Ivan Cheung, Eisai US chairman and CEO

Bio­gen, Ei­sai re­fresh amy­loid hy­poth­e­sis with PhI­II show­ing Alzheimer's med slows cog­ni­tive de­cline

In the first look at Phase III data for lecanemab, Eisai and Biogen’s follow-up Alzheimer’s drug to the embattled Aduhelm launch, results show the drug passed with flying colors on a test looking at memory, problem solving and other dementia metrics.

One of the most-watched Alzheimer’s therapies in the clinic, lecanemab met the study’s primary goal on the CDR-SB — Clinical Dementia Rating-Sum of Boxes — giving the biotech the confidence to ask for full approval in the US, EU and Japan by next March 31. The experimental drug reduced clinical decline on the scale by 27% compared to placebo at 18 months, the companies said Tuesday night Eastern time and Wednesday morning in Japan.

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Some­one old, some­one new: Mod­er­na pro­motes CTO, raids No­var­tis for re­place­ment amid pipeline push

Moderna CEO Stéphane Bancel made clear on the last quarterly call that “now is not the time to slow down.” On Thursday, he made a bit more room in the cockpit.

The company unveiled a new executive role on Thursday, promoting former chief technical operations and quality officer Juan Andres to president of strategic partnerships and enterprise expansion, and poaching a former Novartis exec to take his place.

Nooman Haque, head of life sciences and healthcare at Silicon Valley Bank, and John Carroll

I’m head­ed to Lon­don soon for #EU­BIO22. Care to join me?

It was great getting back to a live ESMO conference/webinar in Paris followed by a live pop-up event for the Endpoints 11 in Boston. We’re staying on the road in October with our return for a live/streaming EUBIO22 in London.

Silicon Valley Bank’s Nooman Haque and I are once again jumping back into the thick of it with a slate of virtual and live events on October 12. I’ll get the ball rolling with a virtual fireside chat with Novo Nordisk R&D chief Marcus Schindler, covering their pipeline plans and BD work.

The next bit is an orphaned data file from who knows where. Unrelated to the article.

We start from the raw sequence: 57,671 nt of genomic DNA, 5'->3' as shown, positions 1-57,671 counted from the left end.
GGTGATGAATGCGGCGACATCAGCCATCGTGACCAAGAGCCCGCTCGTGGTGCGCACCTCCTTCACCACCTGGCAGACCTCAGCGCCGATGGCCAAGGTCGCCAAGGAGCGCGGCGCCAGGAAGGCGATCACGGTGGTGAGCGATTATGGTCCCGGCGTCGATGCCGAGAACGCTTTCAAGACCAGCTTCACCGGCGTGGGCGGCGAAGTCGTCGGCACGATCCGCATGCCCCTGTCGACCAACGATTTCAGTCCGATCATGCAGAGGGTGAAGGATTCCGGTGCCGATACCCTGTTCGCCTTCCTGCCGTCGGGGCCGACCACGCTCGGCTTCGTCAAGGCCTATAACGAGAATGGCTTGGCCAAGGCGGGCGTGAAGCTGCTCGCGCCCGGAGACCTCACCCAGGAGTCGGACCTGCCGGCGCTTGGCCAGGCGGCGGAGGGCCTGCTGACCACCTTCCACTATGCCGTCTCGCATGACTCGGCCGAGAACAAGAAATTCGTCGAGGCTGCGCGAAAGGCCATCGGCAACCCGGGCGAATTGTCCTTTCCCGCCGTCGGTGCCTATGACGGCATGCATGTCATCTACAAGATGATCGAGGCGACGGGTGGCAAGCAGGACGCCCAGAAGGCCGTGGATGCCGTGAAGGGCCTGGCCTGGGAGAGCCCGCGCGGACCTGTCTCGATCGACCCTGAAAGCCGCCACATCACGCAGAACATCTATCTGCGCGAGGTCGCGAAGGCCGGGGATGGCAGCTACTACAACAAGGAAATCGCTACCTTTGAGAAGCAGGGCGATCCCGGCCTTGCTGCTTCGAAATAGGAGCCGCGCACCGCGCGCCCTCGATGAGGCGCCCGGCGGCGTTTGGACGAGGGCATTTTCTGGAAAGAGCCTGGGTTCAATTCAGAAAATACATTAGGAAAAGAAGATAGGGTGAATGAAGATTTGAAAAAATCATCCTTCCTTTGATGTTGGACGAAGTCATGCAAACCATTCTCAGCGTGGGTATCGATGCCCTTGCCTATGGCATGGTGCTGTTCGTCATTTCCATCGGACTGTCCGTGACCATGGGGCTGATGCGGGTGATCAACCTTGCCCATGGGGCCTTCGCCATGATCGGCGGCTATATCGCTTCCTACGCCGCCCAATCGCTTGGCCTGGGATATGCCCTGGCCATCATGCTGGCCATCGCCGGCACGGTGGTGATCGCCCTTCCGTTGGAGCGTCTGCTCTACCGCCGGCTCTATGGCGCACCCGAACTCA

Paul Hudson, Sanofi CEO (Photographer: Cyril Marcilhacy/Bloomberg via Getty Images)

Sanofi, Re­gen­eron’s Dupix­ent scores an­oth­er in­di­ca­tion with first-ever ap­proval for nodu­lar skin dis­or­der

Sanofi chief executive Paul Hudson told investors earlier this year that the Big Pharma was going to emphasize its sales kingpin Dupixent moving forward.

He wasn’t joking — the megablockbuster drug and sales king, recording just shy of $2 billion in sales this past quarter, has now officially secured its fifth indication from the FDA.

Sanofi and Regeneron, who jointly work on Dupixent development and commercialization, announced the new development on Thursday, saying that the FDA gave the all-clear to Dupixent to treat patients with prurigo nodularis, a rare autoimmune disorder characterized by a persistent, severe itch — and also visualized by hard, extremely itchy bumps known as nodules that form on the skin. The FDA noted in its announcement that it is the agency’s first approval for the disease.

Sens. Rand Paul (R-KY) and Cory Booker (D-NJ) (Olivier Douliery/Sipa USA (Sipa via AP Images))

Sen­ate pass­es bill to re­work an­i­mal test­ing re­quire­ments for drug de­vel­op­ers

The US Senate passed via unanimous consent on Thursday afternoon a bipartisan bill that would eliminate a federal mandate for animal testing for new drugs.

Touted as a much-needed modernization of FDA’s rules, co-sponsor Sens. Rand Paul (R-KY) and Cory Booker (D-NJ) have said the bill will stop lots of needless suffering of animals.

Pa­tient re­port finds con­sti­pa­tion con­di­tion not well man­aged, open­ing door for bet­ter ed­u­ca­tion from phar­ma

Advertising for constipation treatments often uses light-hearted humor in an effort to spur open discussions about the sometimes stigmatized topic. However, that may not be enough to get people to take the condition seriously, a new patient report from Phreesia finds.

Fewer than one-fifth (17%) of patients with constipation surveyed understand the longer-term health risks of constipation such as hemorrhoids and bowel incontinence. Many are trying to manage their condition with over-the-counter medicines, but often for much longer than recommended. An equal 68% say they use home remedies or OTC meds to manage constipation. But while 90% understand that OTCs are not intended for long-term use, 50% have used an OTC constipation medicine for more than a year.

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Cell and gene ther­a­pies from acad­e­mia: EMA to help 5 projects go­ing af­ter un­met clin­i­cal needs

The European Medicines Agency said Thursday that it’s launching a new pilot program to help academic and other nonprofit researchers developing advanced therapy medicinal products, which includes cell and gene therapies.

Academics have proven to be enormously useful in feeding new products, like chimeric antigen receptor (CAR)-T cell therapies first developed by Memorial Sloan Kettering, and ushered to the market by biopharma companies. Jean Bennett, formerly with the University of Pennsylvania, also saw her research lead to the approval of gene therapy Luxturna, which Roche now owns.

Gilead names 'k­ing­pin­s' in coun­ter­feit HIV med law­suit

Gilead is mounting its counterfeit drug lawsuit, naming two “kingpins” and a complex network of conspirators who allegedly sold imitation bottles of its HIV meds, some of which ended up in US pharmacies.

The pharma giant on Wednesday provided an update on what it called a “large-scale, sophisticated counterfeiting conspiracy,” accusing two new defendants of “leading and orchestrating” a scheme to sell hundreds of millions of dollars in illegitimate drugs posing as meds such as Biktarvy and Descovy.